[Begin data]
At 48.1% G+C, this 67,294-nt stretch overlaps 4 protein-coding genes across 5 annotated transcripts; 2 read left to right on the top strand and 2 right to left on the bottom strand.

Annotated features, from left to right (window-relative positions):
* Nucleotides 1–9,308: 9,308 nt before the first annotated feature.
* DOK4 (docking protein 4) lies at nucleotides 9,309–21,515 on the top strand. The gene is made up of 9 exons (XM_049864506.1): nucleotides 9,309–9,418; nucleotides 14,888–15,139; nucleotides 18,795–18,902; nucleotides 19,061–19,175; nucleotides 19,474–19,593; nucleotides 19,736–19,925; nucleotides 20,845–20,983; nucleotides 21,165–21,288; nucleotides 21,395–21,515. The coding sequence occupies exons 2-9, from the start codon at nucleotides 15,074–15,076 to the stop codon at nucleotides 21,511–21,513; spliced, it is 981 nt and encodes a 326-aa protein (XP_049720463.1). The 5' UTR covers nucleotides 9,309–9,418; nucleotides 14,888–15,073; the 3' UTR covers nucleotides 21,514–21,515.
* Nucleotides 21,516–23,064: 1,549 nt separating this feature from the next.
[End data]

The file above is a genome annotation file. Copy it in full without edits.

At 48.1% G+C, this 67,294-nt stretch overlaps 4 protein-coding genes across 5 annotated transcripts; 2 read left to right on the top strand and 2 right to left on the bottom strand.

Annotated features, from left to right (window-relative positions):
* Nucleotides 1–9,308: 9,308 nt before the first annotated feature.
* DOK4 (docking protein 4) lies at nucleotides 9,309–21,515 on the top strand. The gene is made up of 9 exons (XM_049864506.1): nucleotides 9,309–9,418; nucleotides 14,888–15,139; nucleotides 18,795–18,902; nucleotides 19,061–19,175; nucleotides 19,474–19,593; nucleotides 19,736–19,925; nucleotides 20,845–20,983; nucleotides 21,165–21,288; nucleotides 21,395–21,515. The coding sequence occupies exons 2-9, from the start codon at nucleotides 15,074–15,076 to the stop codon at nucleotides 21,511–21,513; spliced, it is 981 nt and encodes a 326-aa protein (XP_049720463.1). The 5' UTR covers nucleotides 9,309–9,418; nucleotides 14,888–15,073; the 3' UTR covers nucleotides 21,514–21,515.
* Nucleotides 21,516–23,064: 1,549 nt separating this feature from the next.